Community Based Governance of Schools

We held a successful conference on the 22nd May with over 170 delegates representing local headteachers, education and other East Lothian Council staff, elected members, parent council reps, community council reps and delegates from outwith East Lothian.

Highlights of the day were the sessions presented by Professor Richard Kerley and Professor Dennis Mongon.

Richard Kerley had a piece printed in the Times Educational Supplement which is certainly worth reading.

Denis Mongon provided us with five cameos in a wide ranging and practical description of possible governance models.  He finished by suggesting that a Community Based Governance (note – not management) model was potentially the most effective.

The cameos are as follows:

1. The Conglomerate

Schools would be educational brands delivering highly standardised educational provision across a number of sites. Think of Starbucks or Tesco.  Authority, would be delegated from the corporate centre to other sites through a franchise or subsidiary scheme to ensure consistency.

 Key rules, working methods, branding and strategy would remain identical throughout. Parents and children would have little voice in the running of the school and local heads would act as incentivised ‘branch managers’. Governance would tend to be formal though not overly procedural.

While capable of entering into partnership with other public sector partners and community actors, these partnerships would be contract based and imply little integration.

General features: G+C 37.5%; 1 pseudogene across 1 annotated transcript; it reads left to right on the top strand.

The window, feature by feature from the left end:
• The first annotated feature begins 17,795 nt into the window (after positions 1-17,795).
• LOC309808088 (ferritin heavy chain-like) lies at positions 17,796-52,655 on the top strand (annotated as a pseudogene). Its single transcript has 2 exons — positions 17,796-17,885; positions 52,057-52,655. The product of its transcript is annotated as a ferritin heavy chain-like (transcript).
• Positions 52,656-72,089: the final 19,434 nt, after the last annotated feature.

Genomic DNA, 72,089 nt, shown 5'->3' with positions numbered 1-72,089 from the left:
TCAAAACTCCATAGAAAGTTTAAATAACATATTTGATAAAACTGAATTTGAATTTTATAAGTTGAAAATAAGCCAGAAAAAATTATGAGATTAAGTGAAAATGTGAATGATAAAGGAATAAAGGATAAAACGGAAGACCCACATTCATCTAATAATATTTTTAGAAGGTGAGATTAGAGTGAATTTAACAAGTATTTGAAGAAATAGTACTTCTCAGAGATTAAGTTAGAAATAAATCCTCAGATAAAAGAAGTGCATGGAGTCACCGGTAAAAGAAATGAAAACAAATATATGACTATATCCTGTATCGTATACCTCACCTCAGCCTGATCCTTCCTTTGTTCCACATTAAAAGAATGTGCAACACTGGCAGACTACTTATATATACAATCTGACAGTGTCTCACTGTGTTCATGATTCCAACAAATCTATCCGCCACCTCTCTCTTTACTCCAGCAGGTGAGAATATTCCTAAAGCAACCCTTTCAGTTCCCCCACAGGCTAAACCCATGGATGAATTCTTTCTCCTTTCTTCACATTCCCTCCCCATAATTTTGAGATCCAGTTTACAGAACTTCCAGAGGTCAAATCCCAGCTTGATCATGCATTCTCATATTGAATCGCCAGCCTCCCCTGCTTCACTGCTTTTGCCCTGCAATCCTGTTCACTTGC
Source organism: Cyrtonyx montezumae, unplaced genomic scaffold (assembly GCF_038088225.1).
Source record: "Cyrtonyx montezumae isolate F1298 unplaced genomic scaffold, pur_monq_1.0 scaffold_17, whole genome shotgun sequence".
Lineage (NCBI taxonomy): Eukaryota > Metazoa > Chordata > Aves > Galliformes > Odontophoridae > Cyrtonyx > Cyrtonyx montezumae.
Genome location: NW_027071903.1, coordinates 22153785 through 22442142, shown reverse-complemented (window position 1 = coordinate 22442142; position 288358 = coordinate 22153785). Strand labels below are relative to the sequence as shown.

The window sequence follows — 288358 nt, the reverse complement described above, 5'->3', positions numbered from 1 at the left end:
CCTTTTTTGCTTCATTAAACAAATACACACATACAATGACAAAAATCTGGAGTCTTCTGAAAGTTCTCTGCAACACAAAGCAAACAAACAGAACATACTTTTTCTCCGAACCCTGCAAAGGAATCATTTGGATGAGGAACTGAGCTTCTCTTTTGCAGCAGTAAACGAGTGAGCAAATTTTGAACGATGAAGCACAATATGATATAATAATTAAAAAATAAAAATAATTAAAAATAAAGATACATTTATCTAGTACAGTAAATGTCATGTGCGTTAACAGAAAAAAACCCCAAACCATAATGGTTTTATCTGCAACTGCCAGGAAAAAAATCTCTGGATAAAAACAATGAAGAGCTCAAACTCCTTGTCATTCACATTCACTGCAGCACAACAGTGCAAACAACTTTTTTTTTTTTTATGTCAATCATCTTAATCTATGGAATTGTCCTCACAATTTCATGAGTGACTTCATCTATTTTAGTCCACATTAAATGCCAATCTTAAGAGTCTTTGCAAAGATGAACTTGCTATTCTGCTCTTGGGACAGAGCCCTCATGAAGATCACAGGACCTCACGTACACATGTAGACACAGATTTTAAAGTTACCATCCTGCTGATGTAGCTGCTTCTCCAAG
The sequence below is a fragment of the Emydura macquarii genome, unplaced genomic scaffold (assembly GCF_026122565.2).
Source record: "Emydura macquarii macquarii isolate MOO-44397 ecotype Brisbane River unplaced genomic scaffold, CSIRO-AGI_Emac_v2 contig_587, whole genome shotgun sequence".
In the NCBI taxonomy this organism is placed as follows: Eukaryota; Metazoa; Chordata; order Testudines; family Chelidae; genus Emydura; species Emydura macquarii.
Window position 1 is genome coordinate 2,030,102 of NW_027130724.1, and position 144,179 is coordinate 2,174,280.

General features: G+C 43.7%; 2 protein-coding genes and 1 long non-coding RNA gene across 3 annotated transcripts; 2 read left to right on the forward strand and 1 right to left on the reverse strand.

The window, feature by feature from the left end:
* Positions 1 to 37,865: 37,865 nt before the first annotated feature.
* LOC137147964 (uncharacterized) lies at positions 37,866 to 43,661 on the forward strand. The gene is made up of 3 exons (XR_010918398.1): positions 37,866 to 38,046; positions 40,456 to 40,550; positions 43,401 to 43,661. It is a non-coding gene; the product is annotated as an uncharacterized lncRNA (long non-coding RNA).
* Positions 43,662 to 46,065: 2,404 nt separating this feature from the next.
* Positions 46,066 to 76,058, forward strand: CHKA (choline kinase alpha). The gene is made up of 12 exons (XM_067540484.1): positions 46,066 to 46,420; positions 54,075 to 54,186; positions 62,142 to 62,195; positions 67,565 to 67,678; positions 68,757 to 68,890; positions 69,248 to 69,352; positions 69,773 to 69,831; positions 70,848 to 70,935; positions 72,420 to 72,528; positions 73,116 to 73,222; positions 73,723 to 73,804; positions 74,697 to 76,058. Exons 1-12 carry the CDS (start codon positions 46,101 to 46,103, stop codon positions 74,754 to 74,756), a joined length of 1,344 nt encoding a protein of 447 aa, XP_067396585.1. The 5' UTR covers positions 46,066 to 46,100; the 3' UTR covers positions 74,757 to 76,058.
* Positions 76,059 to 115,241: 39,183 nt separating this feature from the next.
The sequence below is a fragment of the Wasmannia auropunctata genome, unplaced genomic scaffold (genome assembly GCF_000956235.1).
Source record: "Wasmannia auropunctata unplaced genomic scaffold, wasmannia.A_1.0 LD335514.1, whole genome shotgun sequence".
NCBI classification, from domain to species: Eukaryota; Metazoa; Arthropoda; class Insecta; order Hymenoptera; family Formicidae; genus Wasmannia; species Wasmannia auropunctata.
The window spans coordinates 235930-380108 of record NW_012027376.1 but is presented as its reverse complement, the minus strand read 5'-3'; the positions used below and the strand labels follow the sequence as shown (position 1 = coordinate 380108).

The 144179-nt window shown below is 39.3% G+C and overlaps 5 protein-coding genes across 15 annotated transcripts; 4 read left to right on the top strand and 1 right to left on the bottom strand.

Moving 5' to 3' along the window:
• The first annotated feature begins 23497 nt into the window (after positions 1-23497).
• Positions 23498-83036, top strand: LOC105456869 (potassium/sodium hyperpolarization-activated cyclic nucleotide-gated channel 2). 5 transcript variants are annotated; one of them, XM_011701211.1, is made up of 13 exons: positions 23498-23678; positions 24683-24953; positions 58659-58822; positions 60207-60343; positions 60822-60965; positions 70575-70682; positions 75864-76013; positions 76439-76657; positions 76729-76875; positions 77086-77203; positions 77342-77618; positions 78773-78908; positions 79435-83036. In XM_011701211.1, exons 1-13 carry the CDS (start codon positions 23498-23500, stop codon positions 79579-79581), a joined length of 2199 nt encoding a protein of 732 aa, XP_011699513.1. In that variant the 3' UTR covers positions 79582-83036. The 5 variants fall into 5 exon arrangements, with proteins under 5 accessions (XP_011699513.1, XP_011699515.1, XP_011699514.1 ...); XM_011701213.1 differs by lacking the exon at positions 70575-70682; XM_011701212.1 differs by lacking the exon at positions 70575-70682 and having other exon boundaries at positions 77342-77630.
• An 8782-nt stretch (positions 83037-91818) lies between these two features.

2. Professional Governance

Senior professionals could form a partnership (as in accountancy and law) to run one or more schools. The partners would be akin to equity holders. As in a professional service firm the partners could hire managers to administer the business.

The partnership would allow skilled teaching professionals to focus on what they do best. This model needs to attract and reward good teachers, by making them partners. Partners might enjoy a dividend in the form of money, time or freedom.

The governance framework would maximise the partners’ commitment and they would make the key decisions. Parents, children and the wider community would have a limited say in overall governance. They would buy into the “professional” partnership ethos of the schools involved.

3. Consumer Governance

Parents could own and certainly govern schools which might then come together in a larger collaborative, sharing resources and a philosophy of parental involvement in education.

Parents would be directly involved in electing a board or governing council.

There might be common policies on parental commitment. For example, all parents might sign up to a contract setting out what they commit to put into the school. The parent ‘Council’ would be responsible for making major appointments and deciding major educational policy issues – the framework of goals and values – within which the staff would work. The council would appoint the head who would report to the parent council.